Book Review: Death by Living

Death By Living_Book Cover_High ResolutionIn the opening pages of Death by Living, N.D. Wilson warns us that “for me, meditation is a noisy, noisy business. There’s a chance of hard cider, and a likelihood of shouting.”

Yeah. I knew I liked this guy.

Pass the cider, my brothers, and listen up. Life is a story, but between the knowing and the living lies a chasm that has swallowed many a man whole. “My life is a story,” says the latte-swigging hipster, and he doesn’t understand how right he really is. Do you? Do I? Or do we merely pass this idea around “like a cigarette between furtive fourteen-year-olds, the smoke puffing in and out like empty speech”?

Somewhere there is a disconnect – God help us, such a disconnect – and Wilson is ready with the much-needed rebuke: “If you think it, live it. If you don’t live it, you don’t really think it. You are not what you think (or what you think you think). You are not what you say you are. You are what you do.”

So we say it again: Life is a story. Yes. We know this. Now let us live like we know it.

The story spins on – every day, every hour, every minute. We can clutch, we can grab, we can try to horde the moments that slip through our fingers like water; or we can open our hands and give, give till there is nothing left, let ourselves be poured out by others and for others. Our days on this mortal coil are numbered. The only question is: will we live fully and deeply, the way God intended us to live, or will we not?

Drink your wine. Laugh from your gut. Burden your moments with thankfulness. Be as empty as you can be when that clock winds down. Spend your life. And if time is a river, may you leave a wake.

In trying to review a book as beautiful and as brilliant as this, I have a deathly fear of saying the wrong thing; of failing to get even a smidgen of the book’s wonder across to you fairly; of sounding like a nut who can’t be taken too bloody seriously. Therefore: if what I’ve written moves you in any way to go out and buy this book, I will feel that I’ve succeeded.

If not, forget this review completely.

And buy the book anyway.

Oh, one more thing. Eric Metaxes has said that N.D. Wilson reminds him of a young Chesterton. Higher or more accurate praise could hardly be given, I think. And that brings me to what I love best in Wilson’s writing: the joy. His prose is saturated with it, just like Chesterton’s. This joy isn’t the naive optimism of a happiness guru, but the deep, glorious, soul-bursting exultation that finds its roots in the cry of Job: I know that my Redeemer liveth. This is the joy that comes from knowing the Storyteller. This is the joy that comes from knowing how the Story ends.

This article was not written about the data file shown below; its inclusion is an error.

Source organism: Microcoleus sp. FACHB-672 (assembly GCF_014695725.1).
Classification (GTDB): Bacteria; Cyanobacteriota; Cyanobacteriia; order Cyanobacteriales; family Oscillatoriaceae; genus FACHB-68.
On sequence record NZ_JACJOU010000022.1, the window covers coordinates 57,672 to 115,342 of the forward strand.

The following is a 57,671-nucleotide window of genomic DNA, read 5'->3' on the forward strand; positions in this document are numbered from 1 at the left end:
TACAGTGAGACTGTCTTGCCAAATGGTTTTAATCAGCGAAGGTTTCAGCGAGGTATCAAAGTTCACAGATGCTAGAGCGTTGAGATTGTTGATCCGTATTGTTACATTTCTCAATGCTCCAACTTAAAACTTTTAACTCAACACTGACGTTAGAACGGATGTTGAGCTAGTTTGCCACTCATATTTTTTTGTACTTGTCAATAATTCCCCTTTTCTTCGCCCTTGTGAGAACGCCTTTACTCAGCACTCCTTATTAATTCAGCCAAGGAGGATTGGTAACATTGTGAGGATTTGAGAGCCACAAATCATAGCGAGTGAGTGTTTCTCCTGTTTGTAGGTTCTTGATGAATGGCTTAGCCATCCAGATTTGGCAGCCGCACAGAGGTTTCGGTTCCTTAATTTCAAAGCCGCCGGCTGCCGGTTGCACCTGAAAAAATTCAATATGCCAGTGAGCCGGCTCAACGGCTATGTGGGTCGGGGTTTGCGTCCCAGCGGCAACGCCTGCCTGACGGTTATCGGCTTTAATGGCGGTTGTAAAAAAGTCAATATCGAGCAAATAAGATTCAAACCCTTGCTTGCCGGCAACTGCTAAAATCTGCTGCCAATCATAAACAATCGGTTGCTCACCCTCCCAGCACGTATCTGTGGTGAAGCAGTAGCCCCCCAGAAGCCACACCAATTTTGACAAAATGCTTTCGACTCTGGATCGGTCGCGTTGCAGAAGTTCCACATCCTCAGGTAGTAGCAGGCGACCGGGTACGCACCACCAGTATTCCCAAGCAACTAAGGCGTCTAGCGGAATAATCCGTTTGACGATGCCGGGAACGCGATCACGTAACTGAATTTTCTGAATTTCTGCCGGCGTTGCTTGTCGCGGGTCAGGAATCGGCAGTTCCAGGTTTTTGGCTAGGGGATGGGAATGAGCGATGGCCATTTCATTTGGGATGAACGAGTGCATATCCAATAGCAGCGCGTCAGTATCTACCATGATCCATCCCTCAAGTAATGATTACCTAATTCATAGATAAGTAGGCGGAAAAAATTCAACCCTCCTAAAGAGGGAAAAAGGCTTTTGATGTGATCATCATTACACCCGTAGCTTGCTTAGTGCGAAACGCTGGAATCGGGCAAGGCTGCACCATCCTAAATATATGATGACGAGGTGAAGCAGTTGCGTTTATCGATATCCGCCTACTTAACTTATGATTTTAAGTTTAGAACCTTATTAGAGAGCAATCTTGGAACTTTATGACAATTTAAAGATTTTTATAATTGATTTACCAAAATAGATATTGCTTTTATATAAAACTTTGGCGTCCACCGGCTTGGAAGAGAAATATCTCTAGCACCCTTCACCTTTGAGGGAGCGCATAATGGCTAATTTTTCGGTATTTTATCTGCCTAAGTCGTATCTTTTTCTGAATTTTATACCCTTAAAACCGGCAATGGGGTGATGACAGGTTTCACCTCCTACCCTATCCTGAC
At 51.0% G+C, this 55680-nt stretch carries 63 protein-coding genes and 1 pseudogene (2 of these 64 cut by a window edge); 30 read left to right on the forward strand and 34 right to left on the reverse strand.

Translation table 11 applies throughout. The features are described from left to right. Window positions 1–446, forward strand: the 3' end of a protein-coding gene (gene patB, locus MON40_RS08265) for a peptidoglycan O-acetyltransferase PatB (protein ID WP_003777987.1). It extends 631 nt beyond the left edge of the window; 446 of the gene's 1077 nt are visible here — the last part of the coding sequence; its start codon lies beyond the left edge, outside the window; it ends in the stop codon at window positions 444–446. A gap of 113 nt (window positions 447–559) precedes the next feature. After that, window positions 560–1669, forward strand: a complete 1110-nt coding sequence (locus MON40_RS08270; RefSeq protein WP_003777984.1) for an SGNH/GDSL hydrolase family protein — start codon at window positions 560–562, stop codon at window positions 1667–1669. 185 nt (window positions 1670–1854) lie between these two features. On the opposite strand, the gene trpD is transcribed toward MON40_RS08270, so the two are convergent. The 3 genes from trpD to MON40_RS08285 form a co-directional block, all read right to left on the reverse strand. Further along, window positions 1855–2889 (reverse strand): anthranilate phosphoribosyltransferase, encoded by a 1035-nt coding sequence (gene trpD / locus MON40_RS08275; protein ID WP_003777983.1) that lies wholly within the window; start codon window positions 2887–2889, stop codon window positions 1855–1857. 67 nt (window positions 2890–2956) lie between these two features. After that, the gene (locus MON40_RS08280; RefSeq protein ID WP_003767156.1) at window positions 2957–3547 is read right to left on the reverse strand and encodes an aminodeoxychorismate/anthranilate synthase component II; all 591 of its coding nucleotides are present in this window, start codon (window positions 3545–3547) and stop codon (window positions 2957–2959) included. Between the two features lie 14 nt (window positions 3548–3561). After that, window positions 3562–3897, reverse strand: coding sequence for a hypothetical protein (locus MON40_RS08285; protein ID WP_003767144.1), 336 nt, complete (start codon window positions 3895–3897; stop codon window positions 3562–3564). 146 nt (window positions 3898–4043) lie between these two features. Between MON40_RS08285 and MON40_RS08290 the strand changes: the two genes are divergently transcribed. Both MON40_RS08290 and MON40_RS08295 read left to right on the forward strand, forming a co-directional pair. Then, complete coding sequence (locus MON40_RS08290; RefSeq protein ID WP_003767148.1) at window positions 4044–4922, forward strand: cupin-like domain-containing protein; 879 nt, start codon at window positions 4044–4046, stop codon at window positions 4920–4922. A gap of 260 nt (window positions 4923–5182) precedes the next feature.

Flotsam & Jetsam (8/29)

Offensive, Absurd, and Pornographic? On MTV, you say? I Can’t Believe It! – “Today the country is infuriated that a pop star, who made a hit song about being a vulgar, drug addled floozy, had the audacity to go on stage and act like a vulgar, drug addled floozy while performing the song about being a vulgar, drug addled floozy. Damn it, Miley! We just like to LISTEN to young women promote and glorify debauchery and hedonism, we don’t want to SEE it!”

MovieByte Review: The Mortal Instruments – I’m shocked to hear this film stinks. Not.

I Lived – “Really living means that we scrape our knees. We hope against hope. We run farther and jump higher and sing louder than we should. We love so hard that it hurts. And  we laugh when God makes a joke. Even if the joke involves us…. And even it feels like anything but funny.”

Your Child Belongs to Us Already – Chilling.

The Church in The Pilgrim’s Progress – Frankly, I didn’t even know Bunyan’s work was under attack until I read this piece. Huh. You learn something new every day.